Its fundamental purpose is to improve the health of all people of Khorasan. School of Medicine School of Dentistry School of Health School of Nursery and Midwifery School of Paramedical School of Traditional Medicine School of Pharmacy Dr Sheikh Pediatric Hospital Ebn-e-Sina Psychiatry Hospital Dr Shariati Hospital Emam Reza Hospital Ghaem Hospital Hashemi Nezhad Hospital Khatam-al-Anbia Ophthalmology Hospital Montaserieh Transplant Center Ommul Banin Women Hospital Omid Cancer Center Shahid Kamyab Trauma Hospital Taleghani Trauma Hospital Allergy Buali Research Institute Biotechnology Center Cancer Research Center Cardiovascular Dental Research Center Dental Material Center Endocrinology and Metabolism Endoscopic Surgery ENT Research Center Eye Research Center Immunology Lung Research Center Medical Physics Medical Toxicology Microbiology and Virology M. R. C. C. for Infertility Nano Medicine Neonatal Research Center Neuroscience Research Center Nuclear Medicine Oral & Maxillofacial diseases Orthopedic Patient Safety & Health Quality Pharmaceutical Pharmacological of M.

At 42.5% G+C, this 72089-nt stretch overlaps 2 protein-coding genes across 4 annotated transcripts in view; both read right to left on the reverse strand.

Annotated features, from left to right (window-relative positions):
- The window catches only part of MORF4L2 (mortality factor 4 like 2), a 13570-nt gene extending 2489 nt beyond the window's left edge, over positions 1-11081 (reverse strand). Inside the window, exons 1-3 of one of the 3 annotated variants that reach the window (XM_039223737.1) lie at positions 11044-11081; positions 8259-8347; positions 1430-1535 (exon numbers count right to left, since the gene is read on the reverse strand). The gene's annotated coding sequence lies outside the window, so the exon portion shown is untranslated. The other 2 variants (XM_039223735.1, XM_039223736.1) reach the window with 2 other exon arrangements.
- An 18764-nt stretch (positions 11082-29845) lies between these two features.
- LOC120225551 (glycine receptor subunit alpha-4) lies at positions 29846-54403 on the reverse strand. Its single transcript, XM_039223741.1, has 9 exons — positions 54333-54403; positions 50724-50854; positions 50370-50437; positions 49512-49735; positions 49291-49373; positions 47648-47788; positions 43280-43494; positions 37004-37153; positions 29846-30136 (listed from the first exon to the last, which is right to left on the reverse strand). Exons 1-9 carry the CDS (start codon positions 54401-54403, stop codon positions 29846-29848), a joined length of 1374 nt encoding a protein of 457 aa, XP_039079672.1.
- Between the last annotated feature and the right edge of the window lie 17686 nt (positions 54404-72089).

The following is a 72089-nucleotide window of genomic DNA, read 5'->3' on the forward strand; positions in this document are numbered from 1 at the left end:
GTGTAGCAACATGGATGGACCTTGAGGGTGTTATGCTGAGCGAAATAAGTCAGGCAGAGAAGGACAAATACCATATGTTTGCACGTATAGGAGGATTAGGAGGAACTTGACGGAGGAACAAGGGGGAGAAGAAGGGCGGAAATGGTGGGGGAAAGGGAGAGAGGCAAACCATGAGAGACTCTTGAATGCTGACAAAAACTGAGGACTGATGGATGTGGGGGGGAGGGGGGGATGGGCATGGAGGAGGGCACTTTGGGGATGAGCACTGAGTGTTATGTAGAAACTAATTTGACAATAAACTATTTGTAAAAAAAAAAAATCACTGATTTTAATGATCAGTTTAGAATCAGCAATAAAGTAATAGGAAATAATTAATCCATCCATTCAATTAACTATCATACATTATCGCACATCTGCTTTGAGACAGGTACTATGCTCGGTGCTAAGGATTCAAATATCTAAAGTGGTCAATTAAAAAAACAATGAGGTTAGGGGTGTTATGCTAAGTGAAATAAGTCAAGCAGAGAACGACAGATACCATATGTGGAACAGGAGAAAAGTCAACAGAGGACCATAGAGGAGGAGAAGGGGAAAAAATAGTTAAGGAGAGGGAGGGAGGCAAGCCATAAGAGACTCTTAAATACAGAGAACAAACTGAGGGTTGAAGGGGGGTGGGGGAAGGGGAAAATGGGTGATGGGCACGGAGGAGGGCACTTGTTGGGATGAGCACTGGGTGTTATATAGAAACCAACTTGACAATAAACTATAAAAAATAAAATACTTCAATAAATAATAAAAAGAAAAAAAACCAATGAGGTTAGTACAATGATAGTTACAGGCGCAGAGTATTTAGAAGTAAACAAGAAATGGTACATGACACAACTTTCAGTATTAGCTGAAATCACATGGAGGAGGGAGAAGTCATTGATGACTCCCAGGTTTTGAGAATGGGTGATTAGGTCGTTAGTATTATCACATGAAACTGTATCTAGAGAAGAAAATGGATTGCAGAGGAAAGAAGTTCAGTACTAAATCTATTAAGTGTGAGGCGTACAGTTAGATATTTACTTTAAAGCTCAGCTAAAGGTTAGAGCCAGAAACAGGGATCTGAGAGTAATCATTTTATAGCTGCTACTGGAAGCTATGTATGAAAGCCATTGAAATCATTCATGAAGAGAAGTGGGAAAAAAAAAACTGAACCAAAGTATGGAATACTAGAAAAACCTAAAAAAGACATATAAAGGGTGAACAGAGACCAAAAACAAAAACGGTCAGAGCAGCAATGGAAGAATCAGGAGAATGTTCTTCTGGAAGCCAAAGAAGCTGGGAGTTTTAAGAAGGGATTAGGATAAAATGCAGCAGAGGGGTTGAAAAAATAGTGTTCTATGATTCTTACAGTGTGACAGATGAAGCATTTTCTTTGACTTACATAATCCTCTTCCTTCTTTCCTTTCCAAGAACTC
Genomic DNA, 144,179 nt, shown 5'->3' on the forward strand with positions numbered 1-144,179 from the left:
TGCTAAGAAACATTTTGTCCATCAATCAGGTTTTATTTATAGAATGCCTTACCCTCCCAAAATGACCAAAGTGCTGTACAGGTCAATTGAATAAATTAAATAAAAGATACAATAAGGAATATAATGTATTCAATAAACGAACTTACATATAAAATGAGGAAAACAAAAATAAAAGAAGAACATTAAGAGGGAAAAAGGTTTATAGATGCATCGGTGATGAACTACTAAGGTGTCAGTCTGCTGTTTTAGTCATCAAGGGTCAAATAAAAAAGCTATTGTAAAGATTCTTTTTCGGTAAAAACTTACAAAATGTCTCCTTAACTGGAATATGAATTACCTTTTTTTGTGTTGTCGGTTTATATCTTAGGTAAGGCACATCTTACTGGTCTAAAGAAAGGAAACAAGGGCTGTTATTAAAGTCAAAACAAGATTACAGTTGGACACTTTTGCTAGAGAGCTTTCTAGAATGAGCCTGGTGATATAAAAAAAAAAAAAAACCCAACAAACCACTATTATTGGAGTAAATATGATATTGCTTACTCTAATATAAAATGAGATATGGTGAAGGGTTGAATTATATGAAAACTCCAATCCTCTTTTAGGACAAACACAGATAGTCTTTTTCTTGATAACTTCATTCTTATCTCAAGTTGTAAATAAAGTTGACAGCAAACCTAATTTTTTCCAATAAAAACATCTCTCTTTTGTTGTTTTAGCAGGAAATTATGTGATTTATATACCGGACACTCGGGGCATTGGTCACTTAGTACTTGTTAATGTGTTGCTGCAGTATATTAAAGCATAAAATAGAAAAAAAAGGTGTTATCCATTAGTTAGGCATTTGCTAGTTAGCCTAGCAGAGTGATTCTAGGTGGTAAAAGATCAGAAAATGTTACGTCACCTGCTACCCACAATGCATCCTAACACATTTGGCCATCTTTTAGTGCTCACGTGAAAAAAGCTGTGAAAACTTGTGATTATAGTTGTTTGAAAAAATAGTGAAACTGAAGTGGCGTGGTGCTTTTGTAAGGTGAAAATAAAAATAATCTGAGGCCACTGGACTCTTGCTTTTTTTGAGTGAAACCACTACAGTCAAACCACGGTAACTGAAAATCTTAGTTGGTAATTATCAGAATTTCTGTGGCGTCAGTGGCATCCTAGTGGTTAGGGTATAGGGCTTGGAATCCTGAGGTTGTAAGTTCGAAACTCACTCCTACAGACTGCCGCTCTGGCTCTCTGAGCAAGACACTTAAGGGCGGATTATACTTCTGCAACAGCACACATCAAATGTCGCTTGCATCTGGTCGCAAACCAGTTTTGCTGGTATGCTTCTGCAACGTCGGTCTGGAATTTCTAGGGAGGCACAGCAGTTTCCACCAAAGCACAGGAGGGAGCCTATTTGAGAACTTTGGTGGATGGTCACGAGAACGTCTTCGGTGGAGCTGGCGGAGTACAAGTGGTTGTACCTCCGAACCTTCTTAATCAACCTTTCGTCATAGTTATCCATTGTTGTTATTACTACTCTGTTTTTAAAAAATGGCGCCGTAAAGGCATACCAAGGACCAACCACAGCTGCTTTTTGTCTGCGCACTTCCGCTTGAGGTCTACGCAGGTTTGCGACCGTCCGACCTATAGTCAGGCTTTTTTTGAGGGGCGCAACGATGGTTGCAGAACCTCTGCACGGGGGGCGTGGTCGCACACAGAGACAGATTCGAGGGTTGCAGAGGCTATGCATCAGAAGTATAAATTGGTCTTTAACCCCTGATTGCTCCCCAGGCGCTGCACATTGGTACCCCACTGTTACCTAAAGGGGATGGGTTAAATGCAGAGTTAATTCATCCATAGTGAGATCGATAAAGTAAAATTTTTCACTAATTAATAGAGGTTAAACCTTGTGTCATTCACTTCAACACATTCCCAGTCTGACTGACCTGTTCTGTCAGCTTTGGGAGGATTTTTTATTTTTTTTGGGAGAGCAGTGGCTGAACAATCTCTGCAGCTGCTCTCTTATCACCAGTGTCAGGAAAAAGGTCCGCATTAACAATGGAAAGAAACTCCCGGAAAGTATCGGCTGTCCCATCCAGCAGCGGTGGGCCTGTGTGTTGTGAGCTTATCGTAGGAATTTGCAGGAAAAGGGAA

P. Psychiatry and Behavioral R. C. Skin Disease Surgical Oncology Center Targeted Drug Delivery Vascular and Endovascular Women's Health To fulfill its international standing and obligations, MUMS admits students from different countries. Students thinking of higher education in the field of medicine or other branches of medical sciences, or of advancing your future career, can apply. In addition to a variety of BSc programs related to medical sciences, one can directly apply for professional doctoral programs in Medicine and Pharmacy to get a degree from one of the best medical sciences universities. Webometrics Ranking of World Universities, 2012: International Rank: 1459, National Rank: 5. Higher Education in Iran Official website

1981 Cambodian general election